riding a horse

Ground Rules When Handling a Horse for First-timers

Equine therapy has become increasingly well-known, considering its wide range of benefits to people. Many studies have shown the positive effects of this therapy on children in the following areas: assertive communication skills, emotional awareness, stress tolerance, independence and increased social competence, among many others. With all these benefits on the table, it is no surprise that many parents are introducing their children to the joys of horse ownership. But it is important to instill a healthy sense of respect for potential dangers around horses. Here are a set of safety rules for handling horses:

Approach a horse by its shoulder

It is important to let a horse know of your presence before approaching it. A low, soothing voice helps the horse understand that there is no threat. Approach the horse by its shoulder to avoid its blind spots, which are directly in front of it or behind it.

In the same way, always stand near the shoulder or next to the hindquarters when grooming or brushing its tail or mane. Make sure that the horse knows where you are by either speaking to it or keeping a hand on its body as you move around it. When walking behind it, either go far enough away that you are not in its kicking range or get close enough to brush against it while keeping your hand on its body. This is to avoid a full blow should it decide to kick.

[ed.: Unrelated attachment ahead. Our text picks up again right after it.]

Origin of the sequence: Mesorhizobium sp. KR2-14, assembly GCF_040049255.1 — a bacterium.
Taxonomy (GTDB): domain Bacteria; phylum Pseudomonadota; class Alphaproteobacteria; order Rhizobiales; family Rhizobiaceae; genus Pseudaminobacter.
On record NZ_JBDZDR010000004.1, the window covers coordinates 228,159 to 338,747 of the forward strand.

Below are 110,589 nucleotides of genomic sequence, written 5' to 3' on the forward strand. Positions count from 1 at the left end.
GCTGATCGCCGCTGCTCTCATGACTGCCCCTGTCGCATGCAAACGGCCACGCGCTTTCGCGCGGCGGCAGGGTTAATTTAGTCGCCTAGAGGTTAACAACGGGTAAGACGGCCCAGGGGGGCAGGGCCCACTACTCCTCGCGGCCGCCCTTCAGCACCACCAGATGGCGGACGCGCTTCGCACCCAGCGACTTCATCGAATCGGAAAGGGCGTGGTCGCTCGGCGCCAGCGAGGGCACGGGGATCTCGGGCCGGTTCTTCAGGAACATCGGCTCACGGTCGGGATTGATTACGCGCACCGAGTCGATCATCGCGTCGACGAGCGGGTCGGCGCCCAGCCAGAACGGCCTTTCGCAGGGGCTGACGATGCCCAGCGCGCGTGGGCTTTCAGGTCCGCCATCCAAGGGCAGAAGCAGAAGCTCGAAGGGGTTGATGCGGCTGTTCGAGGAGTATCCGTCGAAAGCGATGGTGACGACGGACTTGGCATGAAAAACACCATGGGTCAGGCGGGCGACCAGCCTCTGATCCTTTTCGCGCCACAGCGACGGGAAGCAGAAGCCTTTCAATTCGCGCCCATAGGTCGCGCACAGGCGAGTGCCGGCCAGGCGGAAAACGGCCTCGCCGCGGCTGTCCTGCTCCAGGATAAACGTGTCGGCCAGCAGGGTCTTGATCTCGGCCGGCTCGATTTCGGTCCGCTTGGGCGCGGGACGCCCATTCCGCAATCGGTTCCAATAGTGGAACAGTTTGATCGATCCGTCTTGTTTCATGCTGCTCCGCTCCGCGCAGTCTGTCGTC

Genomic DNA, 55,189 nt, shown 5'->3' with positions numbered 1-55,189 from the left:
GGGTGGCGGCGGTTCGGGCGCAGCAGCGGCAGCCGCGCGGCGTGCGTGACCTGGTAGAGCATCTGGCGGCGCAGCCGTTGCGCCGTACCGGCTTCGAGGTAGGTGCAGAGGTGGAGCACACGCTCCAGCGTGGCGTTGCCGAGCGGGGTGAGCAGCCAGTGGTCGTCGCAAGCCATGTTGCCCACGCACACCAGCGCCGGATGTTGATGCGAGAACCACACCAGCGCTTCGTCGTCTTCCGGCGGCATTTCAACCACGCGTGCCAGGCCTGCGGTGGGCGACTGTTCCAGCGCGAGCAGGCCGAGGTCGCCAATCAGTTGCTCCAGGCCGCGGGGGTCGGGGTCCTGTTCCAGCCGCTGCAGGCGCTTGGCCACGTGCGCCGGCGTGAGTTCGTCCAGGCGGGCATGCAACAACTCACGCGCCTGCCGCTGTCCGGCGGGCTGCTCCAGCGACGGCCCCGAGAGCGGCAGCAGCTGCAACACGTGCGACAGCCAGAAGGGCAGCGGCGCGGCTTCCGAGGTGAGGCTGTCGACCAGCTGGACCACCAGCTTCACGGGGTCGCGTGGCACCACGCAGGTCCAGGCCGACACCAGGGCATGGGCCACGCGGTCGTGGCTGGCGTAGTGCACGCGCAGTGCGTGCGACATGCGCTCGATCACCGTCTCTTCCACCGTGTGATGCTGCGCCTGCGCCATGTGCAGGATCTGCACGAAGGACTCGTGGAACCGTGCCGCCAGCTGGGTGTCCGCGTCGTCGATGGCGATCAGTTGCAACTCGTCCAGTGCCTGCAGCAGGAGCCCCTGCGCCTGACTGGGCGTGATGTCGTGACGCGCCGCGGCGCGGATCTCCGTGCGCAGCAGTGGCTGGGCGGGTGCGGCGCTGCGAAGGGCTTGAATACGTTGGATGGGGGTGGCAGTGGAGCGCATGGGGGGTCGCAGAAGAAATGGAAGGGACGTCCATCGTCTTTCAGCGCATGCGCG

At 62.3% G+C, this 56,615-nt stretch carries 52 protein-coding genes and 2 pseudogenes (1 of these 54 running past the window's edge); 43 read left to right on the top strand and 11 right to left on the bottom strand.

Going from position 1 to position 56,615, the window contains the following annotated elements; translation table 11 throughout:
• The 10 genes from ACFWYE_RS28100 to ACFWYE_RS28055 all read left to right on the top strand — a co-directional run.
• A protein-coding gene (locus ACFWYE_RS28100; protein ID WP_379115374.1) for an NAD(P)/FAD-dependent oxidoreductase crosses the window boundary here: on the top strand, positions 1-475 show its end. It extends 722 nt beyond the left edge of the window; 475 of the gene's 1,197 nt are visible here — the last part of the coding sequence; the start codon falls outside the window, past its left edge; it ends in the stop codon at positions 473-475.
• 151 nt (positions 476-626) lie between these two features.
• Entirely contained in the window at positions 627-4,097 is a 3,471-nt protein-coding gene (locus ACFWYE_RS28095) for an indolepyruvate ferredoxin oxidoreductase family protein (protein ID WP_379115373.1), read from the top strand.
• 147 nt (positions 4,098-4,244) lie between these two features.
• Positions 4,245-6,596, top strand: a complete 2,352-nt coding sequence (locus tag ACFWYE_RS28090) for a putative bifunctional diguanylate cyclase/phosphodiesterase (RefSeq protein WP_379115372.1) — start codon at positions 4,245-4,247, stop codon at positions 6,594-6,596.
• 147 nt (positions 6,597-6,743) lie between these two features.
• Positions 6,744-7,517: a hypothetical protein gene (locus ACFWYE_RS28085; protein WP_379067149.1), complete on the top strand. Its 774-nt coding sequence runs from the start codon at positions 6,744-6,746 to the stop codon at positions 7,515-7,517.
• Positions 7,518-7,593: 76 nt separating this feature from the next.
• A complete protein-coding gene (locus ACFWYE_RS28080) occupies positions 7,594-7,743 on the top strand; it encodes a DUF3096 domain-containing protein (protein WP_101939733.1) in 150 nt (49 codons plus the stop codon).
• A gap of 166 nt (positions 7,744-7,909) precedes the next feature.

Do not try to outpull a horse

To avoid being dragged by a horse, never wrap the horse reins or any equipment that is attached to the horse around your hand, wrist, or body. Instead, fold the reins back and forth and grab the middle of the folds. Always remember that the horse is always stronger than you, so never attempt to outpull it when you are leading it.

Avoid making sudden movements

Avoid making any unusually loud noises or sudden movements that will startle a horse. Even a gentle, well-trained horse will kick when startled or frightened. Everyone knows that a horse’s kick can be serious.

Do not tease during feeding time

Black and brown horses eating hay

Horses can get aggressive during feeding time. They can get possessive with their food. Horses have powerful jaws, and their bites can leave a nasty scar. When feeding, give big apple or carrot chunks from the palm of a flattened hand to avoid being nipped. Unless you know the horse pretty well, an even much better idea for feeding food treats is to put these in a bucket prior to feeding these to the horse. Additionally, avoid keeping small treats in your pockets as horses will smell these and try to find them with their mouths.

Always wear essential safety gear

Many injuries can happen when handling a horse even from the ground. When working near horses, always wear proper footwear such as boots or hard-toed shoes and a helmet.

In a nutshell, when dealing with horses, it is always for everyone’s best interest to stay calm and collected. A nervous handler makes a nervous horse.

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